Robinhood Markets (HOOD) said it was subpoenaed by the SEC in December, shortly after Sam Bankman-Fried’s FTX exchange filed for bankruptcy in November, triggering a string of failures in the industry. The investigation regarded, among other topics, supported cryptocurrencies at Robinhood Crypto LLC, which is a wholly-owned subsidiary of the brokerage, custody of cryptocurrencies, and platform operations, the company disclosed in its latest 10-K filing.
Robinhood also acknowledged that the SEC’s scrutiny could potentially lead to it being forced to cease crypto trading on the platform. Such action can cause financial losses to the company, should regulators rule that Robinhood has to compensate its customers.
“To the extent that the SEC or a court determines that any cryptocurrencies supported by our platform are securities, that determination could prevent us from continuing to facilitate the trading of those cryptocurrencies (including ceasing support for such cryptocurrencies on our platform). It could also result in regulatory enforcement penalties and financial losses in the event that we have liability to our customers and need to compensate them for any losses or damages,” Robinhood said in its risk disclosure.
The company also received a similar subpoena request from the California Attorney General’s office regarding its trading platform, business and operations, custody of customer assets, customer disclosures, and coin listings. The company said it’s cooperating with the investigation.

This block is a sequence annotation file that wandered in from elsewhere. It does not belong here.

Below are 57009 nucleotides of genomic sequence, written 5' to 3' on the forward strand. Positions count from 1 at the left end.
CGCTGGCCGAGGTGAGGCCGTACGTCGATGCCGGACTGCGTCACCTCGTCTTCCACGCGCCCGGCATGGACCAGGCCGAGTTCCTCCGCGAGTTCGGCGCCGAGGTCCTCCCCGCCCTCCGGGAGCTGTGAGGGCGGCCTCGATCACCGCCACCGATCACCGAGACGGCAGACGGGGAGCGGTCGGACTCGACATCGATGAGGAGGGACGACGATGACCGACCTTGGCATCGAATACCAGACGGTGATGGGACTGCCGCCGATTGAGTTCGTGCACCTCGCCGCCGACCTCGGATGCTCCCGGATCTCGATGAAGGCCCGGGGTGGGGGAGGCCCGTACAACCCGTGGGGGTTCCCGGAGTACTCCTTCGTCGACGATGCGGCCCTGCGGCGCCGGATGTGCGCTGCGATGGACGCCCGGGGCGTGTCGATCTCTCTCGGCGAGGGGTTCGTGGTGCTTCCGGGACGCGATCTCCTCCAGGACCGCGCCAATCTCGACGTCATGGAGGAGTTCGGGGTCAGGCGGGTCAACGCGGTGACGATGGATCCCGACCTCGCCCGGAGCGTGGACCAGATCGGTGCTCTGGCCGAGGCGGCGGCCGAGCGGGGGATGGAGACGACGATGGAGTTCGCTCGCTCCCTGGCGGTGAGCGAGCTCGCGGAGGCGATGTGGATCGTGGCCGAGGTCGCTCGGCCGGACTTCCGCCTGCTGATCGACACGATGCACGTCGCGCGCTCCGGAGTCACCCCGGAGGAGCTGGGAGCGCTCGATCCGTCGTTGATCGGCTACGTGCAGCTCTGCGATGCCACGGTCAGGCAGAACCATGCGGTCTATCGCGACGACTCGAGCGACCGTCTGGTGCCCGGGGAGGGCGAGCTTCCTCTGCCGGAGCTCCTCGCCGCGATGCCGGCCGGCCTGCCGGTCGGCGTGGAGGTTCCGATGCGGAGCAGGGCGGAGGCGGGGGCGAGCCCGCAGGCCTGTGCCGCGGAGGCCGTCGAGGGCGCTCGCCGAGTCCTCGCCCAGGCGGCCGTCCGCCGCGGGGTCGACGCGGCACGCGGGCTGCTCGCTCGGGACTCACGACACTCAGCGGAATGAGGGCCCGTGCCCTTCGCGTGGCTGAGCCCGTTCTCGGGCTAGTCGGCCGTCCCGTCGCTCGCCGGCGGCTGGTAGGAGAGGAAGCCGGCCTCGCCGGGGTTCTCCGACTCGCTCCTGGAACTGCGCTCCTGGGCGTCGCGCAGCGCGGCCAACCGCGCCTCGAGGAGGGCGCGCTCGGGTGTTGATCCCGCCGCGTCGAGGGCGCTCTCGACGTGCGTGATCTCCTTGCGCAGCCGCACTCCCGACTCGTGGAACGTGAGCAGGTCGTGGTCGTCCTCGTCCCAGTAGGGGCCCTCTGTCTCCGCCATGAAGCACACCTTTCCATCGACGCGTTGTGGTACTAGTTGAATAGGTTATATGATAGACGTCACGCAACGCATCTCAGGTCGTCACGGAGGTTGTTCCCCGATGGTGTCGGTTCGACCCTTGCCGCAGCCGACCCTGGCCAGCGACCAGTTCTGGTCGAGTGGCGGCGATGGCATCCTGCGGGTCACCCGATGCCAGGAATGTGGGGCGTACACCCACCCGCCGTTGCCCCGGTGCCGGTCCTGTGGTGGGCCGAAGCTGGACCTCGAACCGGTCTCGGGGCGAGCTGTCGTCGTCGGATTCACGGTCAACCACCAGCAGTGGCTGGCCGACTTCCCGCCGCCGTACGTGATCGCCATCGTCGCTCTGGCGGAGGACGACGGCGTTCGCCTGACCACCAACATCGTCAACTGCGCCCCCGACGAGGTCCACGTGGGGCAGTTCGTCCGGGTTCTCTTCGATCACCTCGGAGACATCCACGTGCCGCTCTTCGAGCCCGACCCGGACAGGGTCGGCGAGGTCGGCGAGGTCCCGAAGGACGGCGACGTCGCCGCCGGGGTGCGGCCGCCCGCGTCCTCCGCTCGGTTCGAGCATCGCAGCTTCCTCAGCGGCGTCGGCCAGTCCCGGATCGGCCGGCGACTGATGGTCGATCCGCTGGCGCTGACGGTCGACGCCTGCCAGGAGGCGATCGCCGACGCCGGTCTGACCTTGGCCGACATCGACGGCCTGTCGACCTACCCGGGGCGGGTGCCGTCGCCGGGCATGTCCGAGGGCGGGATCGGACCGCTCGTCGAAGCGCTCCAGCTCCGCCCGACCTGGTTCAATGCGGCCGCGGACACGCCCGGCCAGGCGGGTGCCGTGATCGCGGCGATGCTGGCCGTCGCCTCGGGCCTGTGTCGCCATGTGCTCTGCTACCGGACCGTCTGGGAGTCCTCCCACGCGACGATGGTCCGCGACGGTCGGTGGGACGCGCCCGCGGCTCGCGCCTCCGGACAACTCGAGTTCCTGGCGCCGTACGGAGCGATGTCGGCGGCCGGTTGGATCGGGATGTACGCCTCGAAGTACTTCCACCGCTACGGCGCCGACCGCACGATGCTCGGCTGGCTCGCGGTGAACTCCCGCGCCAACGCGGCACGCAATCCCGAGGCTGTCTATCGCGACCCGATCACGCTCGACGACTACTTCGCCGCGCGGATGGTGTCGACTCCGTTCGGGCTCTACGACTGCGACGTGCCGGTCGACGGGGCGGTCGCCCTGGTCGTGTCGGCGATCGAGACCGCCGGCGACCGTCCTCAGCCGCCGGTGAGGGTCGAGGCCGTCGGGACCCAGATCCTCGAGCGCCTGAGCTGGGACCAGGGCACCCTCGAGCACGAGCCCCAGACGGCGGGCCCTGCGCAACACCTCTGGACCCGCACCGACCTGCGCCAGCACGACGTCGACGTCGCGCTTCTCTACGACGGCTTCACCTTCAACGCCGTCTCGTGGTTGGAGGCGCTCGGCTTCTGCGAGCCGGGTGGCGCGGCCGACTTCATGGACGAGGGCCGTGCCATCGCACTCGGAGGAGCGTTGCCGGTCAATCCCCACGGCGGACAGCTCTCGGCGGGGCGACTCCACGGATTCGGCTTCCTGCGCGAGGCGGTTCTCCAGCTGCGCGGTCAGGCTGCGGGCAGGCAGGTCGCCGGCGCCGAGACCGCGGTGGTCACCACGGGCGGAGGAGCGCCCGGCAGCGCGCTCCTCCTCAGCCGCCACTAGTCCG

Currently, Robinhood lists 18 cryptocurrencies, including Bitcoin, Ethereum, Cardano, Solana, Dogecoin, and Shiba Inu. Traders can buy crypto from the platform commission-free, starting from as little as $1. All the assets listed on Robinhood are the ones that have been “analyzed under applicable internal policies and procedures and that, we believe, are not securities under U.S. federal and state securities laws,” the company said in a filing.
Catering to retail traders, the Robinhood trading app saw explosive growth during the Covid-19 pandemic, accelerated by stimulus checks, lockdowns, and low interest rates. However, the dramatic collapse of FTX hindered investors’ enthusiasm, as it triggered a wave of failures and liquidations in the industry, and forced regulators worldwide to step in to protect investors from the risks. As a result, Robinhood saw its transaction revenue dip 24% in Q4 2022, down to $39 million from the estimated $51 million.
Earlier this month, Robinhood announced its plans to repurchase all the 55 million shares that Sam Bankman-Fried’s Emergent Fidelity Technologies bought in May 2022. The stake, worth $450 million, was seized by the U.S. Justice Dept in January due to the fact that multiple parties — including BlockFi, FTX, Emergent liquidators, and Sam Bankman-Fried himself — have laid claims to the shares.
"The proposed share purchase underscores the confidence the Board of Directors and management team have in our business," the company said in a statement. "Since there is limited precedent for this type of situation, we cannot predict when, or if, the share purchase will take place. We will provide updates as appropriate."